Having more electricity exchange capacity with neighbouring countries available provides greater security of supply, increased efficiency and competition between neighbouring systems and a better integration of renewable energy.
In the case of the European electricity system, it is these interconnections which make it not only the largest but the most robust and secure system in the world. The importance of the electricity interconnections is even higher for peripheral countries such as Spain, for which this type of infrastructure becomes an essential element for the development of an adequate system that ensures its needs regarding supply, in terms of quantity and quality, both now and in the future.
International interconnections are the set of lines and substations that enable the exchange of energy between neighbouring countries and that bring with it a number of advantages within the countries that are interconnected.
Benefits of interconnections:
- They contribute to security of supply, providing support functions between neighbouring systems. Interconnections are the most significant instant backup for security of supply.
- They provide more stability and ensure the frequency of the interconnected systems.
- They provide a better use of renewable energy.
- They facilitate commercial energy exchanges, increasing competition by exploiting the differences in energy prices between interconnected electricity systems. Interconnections play a crucial role in the so-called Internal Energy Market in Europe (IEM), which seeks to integrate all of today’s existing markets in the EU into one single market.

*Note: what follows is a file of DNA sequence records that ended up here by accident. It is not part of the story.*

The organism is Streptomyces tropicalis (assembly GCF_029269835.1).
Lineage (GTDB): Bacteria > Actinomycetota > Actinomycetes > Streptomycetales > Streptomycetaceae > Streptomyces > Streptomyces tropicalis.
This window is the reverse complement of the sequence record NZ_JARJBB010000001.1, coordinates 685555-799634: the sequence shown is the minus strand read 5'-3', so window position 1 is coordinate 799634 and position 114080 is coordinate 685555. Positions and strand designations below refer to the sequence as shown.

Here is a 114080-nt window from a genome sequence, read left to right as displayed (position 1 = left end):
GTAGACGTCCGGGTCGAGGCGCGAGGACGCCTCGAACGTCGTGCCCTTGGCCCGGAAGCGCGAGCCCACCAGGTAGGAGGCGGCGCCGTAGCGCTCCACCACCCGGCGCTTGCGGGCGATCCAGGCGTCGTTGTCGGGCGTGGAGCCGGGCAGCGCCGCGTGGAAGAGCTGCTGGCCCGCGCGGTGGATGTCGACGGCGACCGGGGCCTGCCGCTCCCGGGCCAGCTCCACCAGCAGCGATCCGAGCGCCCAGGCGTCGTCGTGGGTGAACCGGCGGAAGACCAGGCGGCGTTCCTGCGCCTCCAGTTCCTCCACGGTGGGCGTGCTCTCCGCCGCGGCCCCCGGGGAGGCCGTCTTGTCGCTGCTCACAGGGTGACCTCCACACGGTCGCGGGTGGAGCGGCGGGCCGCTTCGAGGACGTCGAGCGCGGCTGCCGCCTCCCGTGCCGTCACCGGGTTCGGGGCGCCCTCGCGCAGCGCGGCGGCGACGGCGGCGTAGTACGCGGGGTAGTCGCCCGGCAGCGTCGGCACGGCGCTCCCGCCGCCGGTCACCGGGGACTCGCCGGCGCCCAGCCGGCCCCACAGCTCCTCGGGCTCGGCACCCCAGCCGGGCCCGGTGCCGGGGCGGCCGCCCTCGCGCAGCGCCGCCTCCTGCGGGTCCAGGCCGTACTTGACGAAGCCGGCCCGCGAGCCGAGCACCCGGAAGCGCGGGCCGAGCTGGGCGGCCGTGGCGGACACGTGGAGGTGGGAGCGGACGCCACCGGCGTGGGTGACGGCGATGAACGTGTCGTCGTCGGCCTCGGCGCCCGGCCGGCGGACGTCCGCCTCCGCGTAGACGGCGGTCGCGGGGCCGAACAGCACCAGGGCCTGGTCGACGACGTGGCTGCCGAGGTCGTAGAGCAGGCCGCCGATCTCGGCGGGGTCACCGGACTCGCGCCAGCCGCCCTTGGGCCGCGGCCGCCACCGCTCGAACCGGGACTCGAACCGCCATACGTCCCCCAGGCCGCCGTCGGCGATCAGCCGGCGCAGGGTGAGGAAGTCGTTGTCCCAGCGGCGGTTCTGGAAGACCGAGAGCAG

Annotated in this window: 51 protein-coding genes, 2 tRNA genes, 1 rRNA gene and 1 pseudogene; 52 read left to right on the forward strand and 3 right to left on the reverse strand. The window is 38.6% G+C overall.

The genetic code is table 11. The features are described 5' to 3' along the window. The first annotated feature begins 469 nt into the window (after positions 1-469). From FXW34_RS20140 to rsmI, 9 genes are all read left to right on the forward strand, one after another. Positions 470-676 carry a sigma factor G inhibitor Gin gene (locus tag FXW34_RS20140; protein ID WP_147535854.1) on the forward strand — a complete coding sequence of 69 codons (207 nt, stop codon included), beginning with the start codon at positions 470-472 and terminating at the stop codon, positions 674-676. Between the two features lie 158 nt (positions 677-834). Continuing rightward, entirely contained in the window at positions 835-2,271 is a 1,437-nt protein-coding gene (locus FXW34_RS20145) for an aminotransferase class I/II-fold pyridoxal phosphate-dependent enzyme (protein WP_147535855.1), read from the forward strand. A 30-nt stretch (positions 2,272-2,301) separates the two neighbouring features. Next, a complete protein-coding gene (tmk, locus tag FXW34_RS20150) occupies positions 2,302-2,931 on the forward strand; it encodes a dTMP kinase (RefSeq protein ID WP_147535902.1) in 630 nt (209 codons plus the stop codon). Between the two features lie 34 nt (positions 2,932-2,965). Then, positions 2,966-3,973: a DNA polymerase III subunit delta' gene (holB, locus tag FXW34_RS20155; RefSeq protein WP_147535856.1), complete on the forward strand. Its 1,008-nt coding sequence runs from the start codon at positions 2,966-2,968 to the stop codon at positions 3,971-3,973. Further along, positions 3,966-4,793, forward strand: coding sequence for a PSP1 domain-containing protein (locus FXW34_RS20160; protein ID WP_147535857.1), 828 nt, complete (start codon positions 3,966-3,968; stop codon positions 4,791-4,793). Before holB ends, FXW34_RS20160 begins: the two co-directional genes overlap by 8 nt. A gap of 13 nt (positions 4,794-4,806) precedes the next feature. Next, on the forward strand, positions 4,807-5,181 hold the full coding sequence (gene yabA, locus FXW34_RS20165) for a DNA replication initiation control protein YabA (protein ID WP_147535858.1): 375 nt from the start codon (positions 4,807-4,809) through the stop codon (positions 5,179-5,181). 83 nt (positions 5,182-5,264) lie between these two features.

Spain, an "electrical island"
The Spanish electricity system is interconnected with the Portuguese system (thus forming the Iberian electricity system) with North Africa, through Morocco, and with the Central European electricity system, through the French border.
At present, the Spanish electricity system does not reach the minimum level of interconnection recommended in Europe of at least 10% of the installed capacity. Therefore, the strengthening of our interconnections and, specifically, the new interconnection line with France is priority in the development of the transmission grid.
The commercial capacity (in Megawatts) shows in an indicative manner the most probable margins of exchange capacity between systems and represents the combination of the limitations detected by the corresponding operators of the exchanging systems.
The definite values will be established by Red Eléctrica in the day-ahead horizon.
You may consult the international exchange data regarding recent years in the Spanish Electricity System report that is published annually. You may also find provisional data corresponding to recent months in the Monthly Bulletin (only available in Spanish).